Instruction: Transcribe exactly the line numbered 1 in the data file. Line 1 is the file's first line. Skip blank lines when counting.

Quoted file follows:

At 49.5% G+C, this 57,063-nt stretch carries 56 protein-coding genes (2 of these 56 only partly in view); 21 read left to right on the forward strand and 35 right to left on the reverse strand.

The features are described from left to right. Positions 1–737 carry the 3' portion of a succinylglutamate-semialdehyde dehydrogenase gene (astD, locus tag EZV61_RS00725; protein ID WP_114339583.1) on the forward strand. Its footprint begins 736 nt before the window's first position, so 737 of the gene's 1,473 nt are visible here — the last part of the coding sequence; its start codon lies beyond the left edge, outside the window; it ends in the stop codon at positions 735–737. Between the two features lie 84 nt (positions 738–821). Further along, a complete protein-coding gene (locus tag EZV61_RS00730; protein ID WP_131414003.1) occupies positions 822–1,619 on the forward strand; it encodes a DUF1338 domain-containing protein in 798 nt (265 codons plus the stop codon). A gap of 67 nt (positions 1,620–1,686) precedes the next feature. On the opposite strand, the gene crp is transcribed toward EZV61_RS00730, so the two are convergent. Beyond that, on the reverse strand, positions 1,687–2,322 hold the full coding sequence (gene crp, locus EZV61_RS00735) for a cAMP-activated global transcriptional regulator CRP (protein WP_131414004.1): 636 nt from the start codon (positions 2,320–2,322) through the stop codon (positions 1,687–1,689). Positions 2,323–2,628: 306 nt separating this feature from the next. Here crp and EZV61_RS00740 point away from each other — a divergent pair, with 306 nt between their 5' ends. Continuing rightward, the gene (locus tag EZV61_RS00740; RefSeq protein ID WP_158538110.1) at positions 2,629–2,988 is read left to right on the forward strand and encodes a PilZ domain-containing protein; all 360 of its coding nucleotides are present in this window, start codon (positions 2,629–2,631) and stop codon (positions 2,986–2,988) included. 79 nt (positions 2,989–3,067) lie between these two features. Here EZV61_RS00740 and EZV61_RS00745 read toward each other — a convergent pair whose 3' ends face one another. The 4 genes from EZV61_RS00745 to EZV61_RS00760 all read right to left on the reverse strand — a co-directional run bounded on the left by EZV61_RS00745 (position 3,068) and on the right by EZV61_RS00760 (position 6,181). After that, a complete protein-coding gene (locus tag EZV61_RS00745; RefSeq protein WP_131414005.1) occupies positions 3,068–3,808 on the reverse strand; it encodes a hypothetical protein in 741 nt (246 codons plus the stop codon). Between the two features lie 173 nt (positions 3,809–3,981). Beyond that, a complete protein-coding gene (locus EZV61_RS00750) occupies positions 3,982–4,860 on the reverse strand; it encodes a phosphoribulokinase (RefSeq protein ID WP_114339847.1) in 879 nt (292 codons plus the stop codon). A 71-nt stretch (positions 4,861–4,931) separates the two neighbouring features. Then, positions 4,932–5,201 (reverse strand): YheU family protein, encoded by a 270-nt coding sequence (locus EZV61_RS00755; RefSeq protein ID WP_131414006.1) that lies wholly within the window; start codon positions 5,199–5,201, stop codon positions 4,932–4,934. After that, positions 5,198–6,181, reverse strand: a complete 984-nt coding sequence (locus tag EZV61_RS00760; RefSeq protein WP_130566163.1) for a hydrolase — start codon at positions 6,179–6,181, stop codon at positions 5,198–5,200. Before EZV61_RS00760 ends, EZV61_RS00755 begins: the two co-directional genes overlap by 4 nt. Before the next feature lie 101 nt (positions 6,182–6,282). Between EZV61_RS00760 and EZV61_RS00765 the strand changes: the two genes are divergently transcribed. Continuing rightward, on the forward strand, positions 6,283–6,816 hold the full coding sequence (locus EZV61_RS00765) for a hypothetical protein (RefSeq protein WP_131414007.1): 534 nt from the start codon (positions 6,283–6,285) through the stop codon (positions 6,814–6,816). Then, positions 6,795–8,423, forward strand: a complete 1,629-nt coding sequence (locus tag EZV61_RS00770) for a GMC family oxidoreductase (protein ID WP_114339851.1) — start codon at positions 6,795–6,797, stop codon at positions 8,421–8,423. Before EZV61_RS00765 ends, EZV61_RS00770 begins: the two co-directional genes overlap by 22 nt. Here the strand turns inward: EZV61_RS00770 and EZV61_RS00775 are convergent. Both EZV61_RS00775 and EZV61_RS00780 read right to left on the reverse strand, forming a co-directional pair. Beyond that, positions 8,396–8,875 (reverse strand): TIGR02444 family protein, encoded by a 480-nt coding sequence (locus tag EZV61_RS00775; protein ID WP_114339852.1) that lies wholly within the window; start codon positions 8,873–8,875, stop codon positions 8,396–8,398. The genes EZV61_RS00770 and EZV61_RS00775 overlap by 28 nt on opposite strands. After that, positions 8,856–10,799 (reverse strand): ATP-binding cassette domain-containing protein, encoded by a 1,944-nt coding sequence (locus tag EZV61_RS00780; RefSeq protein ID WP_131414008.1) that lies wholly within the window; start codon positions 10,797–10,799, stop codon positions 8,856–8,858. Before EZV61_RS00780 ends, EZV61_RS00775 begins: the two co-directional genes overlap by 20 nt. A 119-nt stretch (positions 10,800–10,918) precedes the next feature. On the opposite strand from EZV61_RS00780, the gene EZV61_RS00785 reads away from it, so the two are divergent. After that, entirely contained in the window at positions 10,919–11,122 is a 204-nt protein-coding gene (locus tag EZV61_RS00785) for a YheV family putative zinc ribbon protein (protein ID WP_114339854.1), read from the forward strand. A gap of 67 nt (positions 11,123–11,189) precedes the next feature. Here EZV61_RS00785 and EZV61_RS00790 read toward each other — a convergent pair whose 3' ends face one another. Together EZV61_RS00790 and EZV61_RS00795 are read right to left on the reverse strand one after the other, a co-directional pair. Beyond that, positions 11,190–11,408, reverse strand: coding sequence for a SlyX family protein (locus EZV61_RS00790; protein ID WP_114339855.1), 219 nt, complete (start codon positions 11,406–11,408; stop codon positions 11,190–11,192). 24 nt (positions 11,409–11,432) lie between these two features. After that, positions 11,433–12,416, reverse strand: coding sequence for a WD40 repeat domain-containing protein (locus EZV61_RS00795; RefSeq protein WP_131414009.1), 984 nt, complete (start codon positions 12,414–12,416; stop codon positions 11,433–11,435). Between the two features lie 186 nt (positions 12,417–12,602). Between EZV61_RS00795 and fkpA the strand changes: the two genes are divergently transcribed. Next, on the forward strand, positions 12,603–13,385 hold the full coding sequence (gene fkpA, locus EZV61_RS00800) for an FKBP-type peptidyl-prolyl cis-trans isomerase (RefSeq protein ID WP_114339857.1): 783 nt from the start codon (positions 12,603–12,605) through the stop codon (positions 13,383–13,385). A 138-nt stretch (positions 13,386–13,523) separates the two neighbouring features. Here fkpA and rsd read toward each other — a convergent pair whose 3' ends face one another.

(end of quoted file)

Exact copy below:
At 49.5% G+C, this 57,063-nt stretch carries 56 protein-coding genes (2 of these 56 only partly in view); 21 read left to right on the forward strand and 35 right to left on the reverse strand.